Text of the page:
That summer all I listened to was punk rock.  Black Flag instantly changed my life but I was listening to bands like the Sex Pistols and the Misfits and Fear and the Circle Jerks. Rancid came out around that time so I was listening to them and some popy shit like NOFX and Bad Religion.  I loved the Descendants, the Dead Milkman and the fucking Ramones.  This new punk rock shit opened my eyes.

My freshman year in high school my friend Tom and I started the punk rock club. We had these meetings at school that were totally pointless because no one else liked the music. It was just the two of us and this senior girl named Mary.  The school made us actually do something so we decided we would start a magazine.  The first issue was the most embarrassing fucking thing ever. But Mary started taking us to shows. My mom would let me go into DC with Mary cause she knew her mom and Mary was 18.  A few months later my parents were letting me take the subway into the worst neighborhoods in DC to see local punk bands.

As we met these bands we came up with and idea to put out a record. We hit up our favorite bands and then borrowed money from our friends and parents until we had raised about $1600 to put out a record. And in July 1996 just over a month after my 16th birthday Raise The Flag: harDCore Volume 1 came out on our very own record label. It sold 900 copies in about 3 months just in DC and with no distribution other than a couple record stores. Pretty much every single copy was sold personally by Tom or I.

Over the next two years Tom and I put out four more issues of our zine. We released some tapes and a CD and started booking shows. We were big names in the DC punk scene at 17 years old. I started photography to shoot the bands on our label and it turned out I was pretty good at it.

By the time I graduated high school Tom and I had dissolved our partnership.  We became close friends again later in life but for a while we hated each other. I wanted to skip college and keep working on the record label but Tom spent all our money and my parents were ready to kill me if I didn’t go to school. So I went to school and I majored in photography.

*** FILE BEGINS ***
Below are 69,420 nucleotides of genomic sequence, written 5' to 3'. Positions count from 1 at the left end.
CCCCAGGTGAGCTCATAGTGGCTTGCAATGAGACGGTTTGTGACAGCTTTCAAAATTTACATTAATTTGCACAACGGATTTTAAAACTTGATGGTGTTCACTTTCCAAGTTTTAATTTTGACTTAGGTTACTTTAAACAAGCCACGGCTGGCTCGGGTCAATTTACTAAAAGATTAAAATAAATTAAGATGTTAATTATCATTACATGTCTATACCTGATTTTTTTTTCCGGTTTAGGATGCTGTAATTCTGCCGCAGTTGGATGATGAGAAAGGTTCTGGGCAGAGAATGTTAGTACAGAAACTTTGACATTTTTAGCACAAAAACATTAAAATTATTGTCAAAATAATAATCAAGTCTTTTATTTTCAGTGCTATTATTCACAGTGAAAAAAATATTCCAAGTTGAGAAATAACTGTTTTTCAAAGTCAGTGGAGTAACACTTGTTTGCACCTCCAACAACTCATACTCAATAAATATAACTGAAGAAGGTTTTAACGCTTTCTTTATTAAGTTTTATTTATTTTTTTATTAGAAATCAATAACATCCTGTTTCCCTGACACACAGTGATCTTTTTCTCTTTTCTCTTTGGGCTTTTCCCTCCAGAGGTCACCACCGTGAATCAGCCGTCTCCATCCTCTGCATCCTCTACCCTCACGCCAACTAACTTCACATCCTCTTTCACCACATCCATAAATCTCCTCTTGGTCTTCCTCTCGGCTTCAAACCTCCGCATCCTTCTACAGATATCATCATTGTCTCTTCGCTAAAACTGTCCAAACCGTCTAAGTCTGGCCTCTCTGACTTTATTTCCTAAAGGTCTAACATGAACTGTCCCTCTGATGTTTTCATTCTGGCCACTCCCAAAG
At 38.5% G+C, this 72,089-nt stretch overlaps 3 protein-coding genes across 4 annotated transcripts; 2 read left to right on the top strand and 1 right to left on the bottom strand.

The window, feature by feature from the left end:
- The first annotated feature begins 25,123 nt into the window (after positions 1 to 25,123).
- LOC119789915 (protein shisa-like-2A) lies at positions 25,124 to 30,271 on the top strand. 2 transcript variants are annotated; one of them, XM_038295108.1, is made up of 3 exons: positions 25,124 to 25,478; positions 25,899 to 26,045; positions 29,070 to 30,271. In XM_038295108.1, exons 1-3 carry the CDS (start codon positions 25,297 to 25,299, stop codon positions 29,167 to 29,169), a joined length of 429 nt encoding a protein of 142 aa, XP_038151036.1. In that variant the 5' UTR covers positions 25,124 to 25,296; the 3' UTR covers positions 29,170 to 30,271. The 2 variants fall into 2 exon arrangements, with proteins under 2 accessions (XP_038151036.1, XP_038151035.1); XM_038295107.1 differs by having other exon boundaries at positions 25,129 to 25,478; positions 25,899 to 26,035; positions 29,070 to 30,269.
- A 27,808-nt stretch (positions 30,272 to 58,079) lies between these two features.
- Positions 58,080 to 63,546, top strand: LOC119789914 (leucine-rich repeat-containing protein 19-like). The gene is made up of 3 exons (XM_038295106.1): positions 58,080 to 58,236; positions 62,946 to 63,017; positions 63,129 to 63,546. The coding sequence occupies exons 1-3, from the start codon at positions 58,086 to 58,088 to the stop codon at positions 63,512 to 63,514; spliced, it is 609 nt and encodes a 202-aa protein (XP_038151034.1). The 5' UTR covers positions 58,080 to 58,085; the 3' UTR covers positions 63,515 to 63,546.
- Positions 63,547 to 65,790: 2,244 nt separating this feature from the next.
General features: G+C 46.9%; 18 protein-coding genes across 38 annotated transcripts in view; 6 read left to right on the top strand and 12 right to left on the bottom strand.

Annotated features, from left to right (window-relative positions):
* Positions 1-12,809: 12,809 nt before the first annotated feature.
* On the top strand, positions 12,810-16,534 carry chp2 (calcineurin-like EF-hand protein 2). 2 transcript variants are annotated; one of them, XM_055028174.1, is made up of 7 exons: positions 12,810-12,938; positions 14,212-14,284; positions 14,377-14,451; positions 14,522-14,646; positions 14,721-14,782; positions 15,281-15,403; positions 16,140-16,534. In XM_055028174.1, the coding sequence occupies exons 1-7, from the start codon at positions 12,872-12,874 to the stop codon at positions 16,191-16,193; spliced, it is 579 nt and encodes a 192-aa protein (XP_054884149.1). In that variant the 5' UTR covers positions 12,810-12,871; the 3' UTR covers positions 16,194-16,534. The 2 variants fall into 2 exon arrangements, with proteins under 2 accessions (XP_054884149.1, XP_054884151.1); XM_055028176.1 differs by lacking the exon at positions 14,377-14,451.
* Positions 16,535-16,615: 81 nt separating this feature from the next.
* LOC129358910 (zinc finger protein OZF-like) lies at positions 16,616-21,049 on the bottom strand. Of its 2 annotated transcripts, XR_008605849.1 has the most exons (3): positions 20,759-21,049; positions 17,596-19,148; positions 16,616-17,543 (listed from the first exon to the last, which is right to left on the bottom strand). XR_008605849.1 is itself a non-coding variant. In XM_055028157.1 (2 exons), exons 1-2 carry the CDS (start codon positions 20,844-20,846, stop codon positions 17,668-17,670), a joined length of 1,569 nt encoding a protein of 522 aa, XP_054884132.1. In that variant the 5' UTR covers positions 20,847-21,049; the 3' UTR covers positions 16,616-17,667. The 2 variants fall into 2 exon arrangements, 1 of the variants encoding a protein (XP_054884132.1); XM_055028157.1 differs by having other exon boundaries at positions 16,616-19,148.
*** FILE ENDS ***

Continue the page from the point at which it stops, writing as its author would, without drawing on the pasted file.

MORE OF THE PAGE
In 2003 I met a band called The Gaskets and I spent 5 years managing them.  I booked their shows, got their music pressed, took all their photos, had their t-shirts, buttons and stickers made and ran their company.  When they broke up I started taking Driven By Boredom seriously and started my own business. And for the last two years I have been making a full time living running my site and taking photos and I couldn’t have done any of that without punk rock.

Punk rock was the best education I ever had.  It taught me so many skills from photography to event planning. It taught me that even a 15 year old kid could run a business and do it successfully. It taught me how to make stickers, buttons, t-shirts, zines and records. It taught me how to talk to people and network and promote. It instilled in me the love of photography. And above all it ingrained in me the do it yourself, DIY or die mentality that has lasted me my entire life.

So Kurt, wherever you are, I fucking love you and your music, but if it wasn’t for your death I wouldn’t be half the person I am today.

Kurdt D Cobain rest in peace.

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Comments (5)


  1. d-Dub
    April 15th, 2011 | 3:48 pm

    Wow. Humble and heartfelt. That was real. Hate to sound clichéd but it was actually inspiring too. Good stuff.

  2. April 15th, 2011 | 6:43 pm

    Thanks a bunch.

  3. January 12th, 2012 | 12:45 am

    good job. so cool writing. like it.

  4. nicole
    February 20th, 2012 | 6:08 pm

    Well said, sir.

  5. bas
    August 25th, 2015 | 1:28 pm

    thanks man nirvana also chanced my life.